Y. Satyanarayana

The head priest of one of the holiest shrines in the country, Lord Venkateswara Swamy temple in Tirumala, Ramana Deekshitulu, has fired several broadsides at Andhra Pradesh Chief Minister, Nara Chandrababu Naidu, accusing him of corruption and violating the laid down scriptures. Among the most serious charges made by the priest is the disappearance of some rarest of rare pieces of jewellery, including the Pink Raj diamond which was offered to the deity by the Maharaja of Mysore.

According to Ramana Deekshitulu, this diamond surfaced at an auction conducted by the reputed auction house, Sotheby's in Geneva last November. He also said that several other items of jewellery donated by the Chola and Pallava kings had gone missing. These are serious allegations which merit a proper investigation.

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The head priest referred to a report prepared by an IPS officer on ways and means of ensuring the temple's jewellery items safe. One of the loopholes in the system pointed out in the report, according to the priest, was that the custodian of the Lord's jewels was one individual. The issue of government control over temples and temple lands has been resisted for a long time, but Chandrababu has come increasingly under fire over this matter because of the aggressive manner in which he has gone about things. The Sadavarti lands controversy is a case in point.

All this bodes ill for Chandrababu Naidu and his party. Tirumala Tirupati apart from its unparalleled religious significance holds great sentimental value for Hindus of not just both the Telugu-speaking states, but across the world. News of such violations--offerings and ceremonies (naivedya-deeparadhana) being modified as pointed out by the head priest and a view endorsed by former AP chief secretary, IYR Krishna Rao, comes as a shock to Hindus the world over. The retired civil servant has also highlighted many of the other transgressions committed by Chandrababu Naidu.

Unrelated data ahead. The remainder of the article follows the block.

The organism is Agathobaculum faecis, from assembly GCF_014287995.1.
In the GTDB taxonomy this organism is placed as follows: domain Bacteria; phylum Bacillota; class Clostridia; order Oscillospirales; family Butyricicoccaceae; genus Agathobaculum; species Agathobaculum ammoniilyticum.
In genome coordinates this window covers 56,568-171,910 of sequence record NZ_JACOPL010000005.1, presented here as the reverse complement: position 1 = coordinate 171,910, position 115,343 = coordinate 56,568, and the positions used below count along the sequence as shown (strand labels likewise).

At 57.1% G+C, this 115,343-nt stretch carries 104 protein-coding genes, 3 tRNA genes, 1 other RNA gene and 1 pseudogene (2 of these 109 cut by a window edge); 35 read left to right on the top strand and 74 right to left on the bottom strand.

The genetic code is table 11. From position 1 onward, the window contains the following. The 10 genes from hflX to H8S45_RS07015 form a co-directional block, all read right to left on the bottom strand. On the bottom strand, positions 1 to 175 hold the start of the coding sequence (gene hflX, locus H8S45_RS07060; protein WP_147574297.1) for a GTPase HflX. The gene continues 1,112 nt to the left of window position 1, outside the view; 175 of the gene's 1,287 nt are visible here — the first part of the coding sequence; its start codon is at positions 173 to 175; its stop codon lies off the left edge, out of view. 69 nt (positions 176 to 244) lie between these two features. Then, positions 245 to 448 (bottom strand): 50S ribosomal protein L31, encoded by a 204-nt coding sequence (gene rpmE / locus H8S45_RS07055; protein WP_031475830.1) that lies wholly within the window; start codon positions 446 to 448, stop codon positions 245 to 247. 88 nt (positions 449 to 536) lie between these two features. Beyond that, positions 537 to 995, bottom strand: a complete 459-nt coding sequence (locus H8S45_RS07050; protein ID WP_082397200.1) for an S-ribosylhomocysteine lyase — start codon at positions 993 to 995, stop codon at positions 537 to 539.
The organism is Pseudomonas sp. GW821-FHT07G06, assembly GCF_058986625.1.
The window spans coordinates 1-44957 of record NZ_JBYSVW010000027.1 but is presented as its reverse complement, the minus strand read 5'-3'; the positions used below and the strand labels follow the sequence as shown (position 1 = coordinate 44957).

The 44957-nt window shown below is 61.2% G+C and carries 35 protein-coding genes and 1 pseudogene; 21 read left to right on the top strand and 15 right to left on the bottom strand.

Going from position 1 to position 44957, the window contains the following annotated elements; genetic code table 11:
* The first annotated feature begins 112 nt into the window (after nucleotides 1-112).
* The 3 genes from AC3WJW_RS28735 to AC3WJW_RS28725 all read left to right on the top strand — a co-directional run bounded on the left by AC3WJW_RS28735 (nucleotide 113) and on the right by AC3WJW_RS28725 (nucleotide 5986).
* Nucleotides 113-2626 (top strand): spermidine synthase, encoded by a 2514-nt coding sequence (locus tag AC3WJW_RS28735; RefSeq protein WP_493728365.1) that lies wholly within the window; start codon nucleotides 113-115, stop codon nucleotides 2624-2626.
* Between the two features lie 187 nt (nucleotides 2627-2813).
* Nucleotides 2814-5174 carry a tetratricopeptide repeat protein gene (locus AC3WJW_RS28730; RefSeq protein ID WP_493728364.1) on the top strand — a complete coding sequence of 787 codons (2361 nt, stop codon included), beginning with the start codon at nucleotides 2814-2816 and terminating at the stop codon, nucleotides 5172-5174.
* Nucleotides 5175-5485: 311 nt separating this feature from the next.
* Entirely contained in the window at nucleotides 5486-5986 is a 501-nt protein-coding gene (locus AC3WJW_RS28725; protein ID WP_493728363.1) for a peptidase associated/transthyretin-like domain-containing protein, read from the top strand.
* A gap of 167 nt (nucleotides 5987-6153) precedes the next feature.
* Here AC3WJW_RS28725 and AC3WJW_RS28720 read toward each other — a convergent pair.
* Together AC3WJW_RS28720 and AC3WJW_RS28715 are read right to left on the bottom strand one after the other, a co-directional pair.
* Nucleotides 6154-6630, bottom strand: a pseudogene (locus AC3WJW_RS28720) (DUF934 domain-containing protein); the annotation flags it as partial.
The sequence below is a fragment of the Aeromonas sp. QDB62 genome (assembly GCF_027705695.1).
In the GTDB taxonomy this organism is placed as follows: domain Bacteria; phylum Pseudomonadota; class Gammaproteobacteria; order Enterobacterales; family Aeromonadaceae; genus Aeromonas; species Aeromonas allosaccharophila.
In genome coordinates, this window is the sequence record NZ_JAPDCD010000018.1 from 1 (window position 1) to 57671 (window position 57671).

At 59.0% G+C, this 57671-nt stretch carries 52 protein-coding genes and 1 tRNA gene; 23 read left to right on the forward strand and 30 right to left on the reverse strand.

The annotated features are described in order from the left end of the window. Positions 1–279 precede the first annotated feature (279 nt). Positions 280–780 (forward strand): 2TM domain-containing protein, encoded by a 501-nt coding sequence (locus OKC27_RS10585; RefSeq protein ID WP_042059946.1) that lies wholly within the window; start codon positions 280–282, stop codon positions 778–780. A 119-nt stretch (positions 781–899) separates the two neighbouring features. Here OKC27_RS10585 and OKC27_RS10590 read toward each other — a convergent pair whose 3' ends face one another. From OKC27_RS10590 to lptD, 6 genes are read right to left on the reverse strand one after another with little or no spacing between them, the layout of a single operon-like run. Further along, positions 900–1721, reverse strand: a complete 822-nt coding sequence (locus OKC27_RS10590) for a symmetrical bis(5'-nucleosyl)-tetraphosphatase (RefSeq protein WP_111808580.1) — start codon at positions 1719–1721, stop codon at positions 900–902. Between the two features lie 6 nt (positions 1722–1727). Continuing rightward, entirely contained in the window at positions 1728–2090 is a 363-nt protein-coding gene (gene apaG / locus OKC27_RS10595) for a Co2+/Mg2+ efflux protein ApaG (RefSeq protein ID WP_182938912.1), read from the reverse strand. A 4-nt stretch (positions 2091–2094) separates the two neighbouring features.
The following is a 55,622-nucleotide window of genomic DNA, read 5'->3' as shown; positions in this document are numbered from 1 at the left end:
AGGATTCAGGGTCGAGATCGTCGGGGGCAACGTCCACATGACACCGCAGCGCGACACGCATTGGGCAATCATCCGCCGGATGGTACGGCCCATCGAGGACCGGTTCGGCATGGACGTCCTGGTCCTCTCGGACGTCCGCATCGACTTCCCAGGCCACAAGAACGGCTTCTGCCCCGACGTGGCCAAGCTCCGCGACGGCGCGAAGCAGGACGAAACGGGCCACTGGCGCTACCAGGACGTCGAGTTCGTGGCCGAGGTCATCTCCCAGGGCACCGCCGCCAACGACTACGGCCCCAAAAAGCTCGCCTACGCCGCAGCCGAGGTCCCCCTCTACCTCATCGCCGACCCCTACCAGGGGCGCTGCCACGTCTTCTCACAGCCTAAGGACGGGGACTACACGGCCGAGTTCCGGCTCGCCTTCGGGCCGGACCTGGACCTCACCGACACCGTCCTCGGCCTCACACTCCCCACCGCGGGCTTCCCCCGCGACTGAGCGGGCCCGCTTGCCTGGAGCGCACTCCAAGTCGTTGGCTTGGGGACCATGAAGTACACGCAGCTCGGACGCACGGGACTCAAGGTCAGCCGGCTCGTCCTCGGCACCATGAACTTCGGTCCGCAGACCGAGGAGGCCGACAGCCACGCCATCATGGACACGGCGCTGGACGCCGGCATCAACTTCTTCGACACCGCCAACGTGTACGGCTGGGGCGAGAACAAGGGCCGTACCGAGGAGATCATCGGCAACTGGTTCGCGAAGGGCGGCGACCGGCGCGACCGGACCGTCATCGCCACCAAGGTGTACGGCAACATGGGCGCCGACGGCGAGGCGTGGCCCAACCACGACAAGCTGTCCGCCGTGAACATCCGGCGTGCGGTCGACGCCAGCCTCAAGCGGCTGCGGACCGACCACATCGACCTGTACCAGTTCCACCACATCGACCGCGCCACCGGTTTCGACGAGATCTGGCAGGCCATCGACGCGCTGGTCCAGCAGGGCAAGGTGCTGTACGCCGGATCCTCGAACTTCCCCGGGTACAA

The decision to do away with the hereditary rights of archakas or temple priests could cost Chandrababu Naidu dearly in the elections. The fact that these rights have in place for centuries as a part of civilisational continuity in terms of tradition, puts him in an awkward spot.

There isn't one single segment of society whom the Andhra Pradesh chief minister has not alienated, barring certain crony capitalists and beneficiaries of his largesse. The latest stratum of the social fabric happen to be Brahmins and temple priests. The electoral results of 2019 in AP stares Chandrababu in the face. Only a miracle can save him from certain defeat it appears. No wonder, he has desperately been trying to cosy up to the opposition parties, but the problem again is--who wants to do business with him?